Cookies help us deliver our Services. By using our Services, you agree to our use of cookies. Learn More.

The Devastating Death Of Peter Robbins, The Voice Of Charlie Brown

The following article includes mentions of suicide and addiction.

Peter Robbins, actor and beloved voice of "Peanuts" character Charlie Brown, died last week at 65 years old, according to Fox 5 San Diego. The cause of his death was suicide.

Per The Hollywood Reporter, Robbins was a popular child actor in the 1960s, and appeared in some of the era's most popular shows, including "Get Smart," "Rawhide," and "The Munsters." His most prominent live action role was Alexander Bumstead in "Blondie," a 1968 sitcom based on the popular comic of the same name. 

Robbins is best known for voicing the beloved Charlie Brown in a number of classic 1960s "Peanuts" TV specials, including the famed Holiday specials "A Charlie Brown Christmas" and "It's the Great Pumpkin, Charlie Brown." He remained committed to the character throughout his life, but unfortunately, his life after leaving acting in 1972 was considerably more tragic.

If you or anyone you know is having suicidal thoughts, please call the National Suicide Prevention Lifeline​ at​ 1-800-273-TALK (8255)​.

The iconic voice of Charlie Brown led a tragic life

After leaving the industry behind, Peter Robbins led a life that was full of hardship and misfortune, due to his longtime issues with addiction and bipolar disorder. According to The Hollywood Reporter, in 2015 he was sentenced to four years and eight months in prison for threatening a number of people, including a judge and a sheriff. Robbins was open about his hardships and attended rehab to treat his addiction issues, and encouraged everyone with similar struggles to face their situation.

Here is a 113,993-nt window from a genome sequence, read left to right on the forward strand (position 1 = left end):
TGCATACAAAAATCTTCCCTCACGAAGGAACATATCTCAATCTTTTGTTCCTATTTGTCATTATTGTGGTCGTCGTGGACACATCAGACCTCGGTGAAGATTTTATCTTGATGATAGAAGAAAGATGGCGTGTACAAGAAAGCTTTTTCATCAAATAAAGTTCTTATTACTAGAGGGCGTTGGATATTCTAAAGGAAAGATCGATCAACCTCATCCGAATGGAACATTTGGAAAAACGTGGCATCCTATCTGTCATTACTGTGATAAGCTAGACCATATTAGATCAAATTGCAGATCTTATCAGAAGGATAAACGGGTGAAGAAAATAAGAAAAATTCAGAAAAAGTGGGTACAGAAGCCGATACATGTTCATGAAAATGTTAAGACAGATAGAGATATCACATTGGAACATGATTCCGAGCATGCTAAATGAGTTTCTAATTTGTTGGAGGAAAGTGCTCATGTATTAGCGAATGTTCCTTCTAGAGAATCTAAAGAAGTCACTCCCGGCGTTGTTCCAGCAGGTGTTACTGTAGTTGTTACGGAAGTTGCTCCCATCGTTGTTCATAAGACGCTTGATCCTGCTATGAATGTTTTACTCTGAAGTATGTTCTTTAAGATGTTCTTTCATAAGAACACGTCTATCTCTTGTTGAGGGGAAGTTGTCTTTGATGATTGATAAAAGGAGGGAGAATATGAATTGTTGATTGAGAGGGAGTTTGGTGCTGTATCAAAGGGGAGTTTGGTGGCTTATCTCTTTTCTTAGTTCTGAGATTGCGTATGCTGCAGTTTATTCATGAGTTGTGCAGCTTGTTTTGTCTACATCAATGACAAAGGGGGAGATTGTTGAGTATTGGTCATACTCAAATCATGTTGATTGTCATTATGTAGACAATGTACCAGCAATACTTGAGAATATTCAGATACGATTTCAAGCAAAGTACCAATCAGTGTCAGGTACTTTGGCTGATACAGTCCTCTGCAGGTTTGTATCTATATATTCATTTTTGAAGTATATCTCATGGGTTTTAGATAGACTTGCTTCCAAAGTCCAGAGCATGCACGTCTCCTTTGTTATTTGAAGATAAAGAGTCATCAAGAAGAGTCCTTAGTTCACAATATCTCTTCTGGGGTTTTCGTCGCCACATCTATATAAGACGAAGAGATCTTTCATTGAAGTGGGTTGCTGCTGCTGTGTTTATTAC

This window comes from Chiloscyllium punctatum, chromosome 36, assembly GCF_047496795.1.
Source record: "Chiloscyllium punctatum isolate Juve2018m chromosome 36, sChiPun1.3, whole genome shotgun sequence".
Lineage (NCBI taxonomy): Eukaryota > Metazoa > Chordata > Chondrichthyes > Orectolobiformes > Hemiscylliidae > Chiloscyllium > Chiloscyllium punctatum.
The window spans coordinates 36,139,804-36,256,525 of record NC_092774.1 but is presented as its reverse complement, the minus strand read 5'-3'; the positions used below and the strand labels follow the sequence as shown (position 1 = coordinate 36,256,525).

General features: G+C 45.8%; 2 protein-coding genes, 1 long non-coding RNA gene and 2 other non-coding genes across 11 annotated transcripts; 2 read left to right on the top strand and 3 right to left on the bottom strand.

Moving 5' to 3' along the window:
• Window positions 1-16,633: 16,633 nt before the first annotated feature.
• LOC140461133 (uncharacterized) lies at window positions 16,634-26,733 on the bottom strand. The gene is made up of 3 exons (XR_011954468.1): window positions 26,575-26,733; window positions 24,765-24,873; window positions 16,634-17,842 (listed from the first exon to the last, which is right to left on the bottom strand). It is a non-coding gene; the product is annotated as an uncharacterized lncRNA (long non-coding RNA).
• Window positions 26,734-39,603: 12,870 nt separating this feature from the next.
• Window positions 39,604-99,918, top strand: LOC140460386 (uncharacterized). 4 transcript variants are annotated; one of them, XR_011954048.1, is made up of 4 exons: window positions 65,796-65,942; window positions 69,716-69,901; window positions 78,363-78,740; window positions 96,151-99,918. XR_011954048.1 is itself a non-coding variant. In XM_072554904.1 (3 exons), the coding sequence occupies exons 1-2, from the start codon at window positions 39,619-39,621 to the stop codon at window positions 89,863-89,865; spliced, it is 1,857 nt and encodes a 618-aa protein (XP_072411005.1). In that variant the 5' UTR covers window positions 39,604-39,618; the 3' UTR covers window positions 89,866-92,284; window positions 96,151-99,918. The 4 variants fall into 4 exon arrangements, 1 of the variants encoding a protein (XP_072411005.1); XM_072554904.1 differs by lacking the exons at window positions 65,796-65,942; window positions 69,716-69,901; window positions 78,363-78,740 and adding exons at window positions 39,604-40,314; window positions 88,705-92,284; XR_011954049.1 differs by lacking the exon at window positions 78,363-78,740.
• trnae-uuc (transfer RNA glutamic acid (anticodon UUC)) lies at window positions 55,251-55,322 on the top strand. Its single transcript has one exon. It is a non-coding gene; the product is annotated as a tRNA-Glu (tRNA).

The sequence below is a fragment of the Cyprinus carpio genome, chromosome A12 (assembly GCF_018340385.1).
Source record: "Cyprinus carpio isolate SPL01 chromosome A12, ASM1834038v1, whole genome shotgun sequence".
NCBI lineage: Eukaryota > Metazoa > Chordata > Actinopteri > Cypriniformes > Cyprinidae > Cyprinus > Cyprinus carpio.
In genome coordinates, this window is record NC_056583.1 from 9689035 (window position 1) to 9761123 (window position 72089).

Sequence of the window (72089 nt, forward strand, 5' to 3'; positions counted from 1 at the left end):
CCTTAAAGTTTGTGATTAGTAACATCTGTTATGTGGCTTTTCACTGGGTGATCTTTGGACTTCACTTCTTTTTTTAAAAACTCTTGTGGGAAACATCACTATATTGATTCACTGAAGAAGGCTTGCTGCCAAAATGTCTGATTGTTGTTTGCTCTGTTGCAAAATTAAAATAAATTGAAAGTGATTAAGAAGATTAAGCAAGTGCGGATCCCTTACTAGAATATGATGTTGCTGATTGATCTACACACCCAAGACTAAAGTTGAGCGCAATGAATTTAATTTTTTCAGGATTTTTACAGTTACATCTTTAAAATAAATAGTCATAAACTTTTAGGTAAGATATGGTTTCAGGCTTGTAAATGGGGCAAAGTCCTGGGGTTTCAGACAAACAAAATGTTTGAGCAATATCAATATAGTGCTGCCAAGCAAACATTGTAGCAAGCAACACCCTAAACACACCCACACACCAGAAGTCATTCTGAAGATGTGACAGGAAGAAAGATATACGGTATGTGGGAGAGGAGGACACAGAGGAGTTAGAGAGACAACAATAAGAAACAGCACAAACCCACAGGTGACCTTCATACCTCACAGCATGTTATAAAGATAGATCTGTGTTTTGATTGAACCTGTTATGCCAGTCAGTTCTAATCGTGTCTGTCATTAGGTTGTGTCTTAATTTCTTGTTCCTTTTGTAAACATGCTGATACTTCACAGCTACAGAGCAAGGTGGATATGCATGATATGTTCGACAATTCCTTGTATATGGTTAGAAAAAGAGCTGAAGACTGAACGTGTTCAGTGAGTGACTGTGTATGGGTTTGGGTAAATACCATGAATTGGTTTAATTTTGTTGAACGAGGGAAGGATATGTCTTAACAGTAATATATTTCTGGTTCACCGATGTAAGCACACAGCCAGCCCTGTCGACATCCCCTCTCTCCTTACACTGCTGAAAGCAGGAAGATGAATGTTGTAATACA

"I would recommend to anybody that has bipolar disorder to take it seriously because your life can turn around in the span of the month, like it did to me," Robbins said after his prison sentence in 2019. "I came out of prison and I'm a better person for it. I'm much more humble and grateful, and thankful that I lived through the experience."

Despite his difficulties, Robbins loved his iconic role long after he left acting, and even had a tattoo of Charlie Brown and Snoopy. Our condolences go out to his friends and family at this time of grief.  

If you or anyone you know is struggling with addiction issues, help is available. Visit the Substance Abuse and Mental Health Services Administration website or contact SAMHSA's National Helpline at 1-800-662-HELP (4357).

If you or someone you know is struggling with mental health, please contact the Crisis Text Line by texting HOME to 741741, call the National Alliance on Mental Illness helpline at 1-800-950-NAMI (6264), or visit the National Institute of Mental Health website.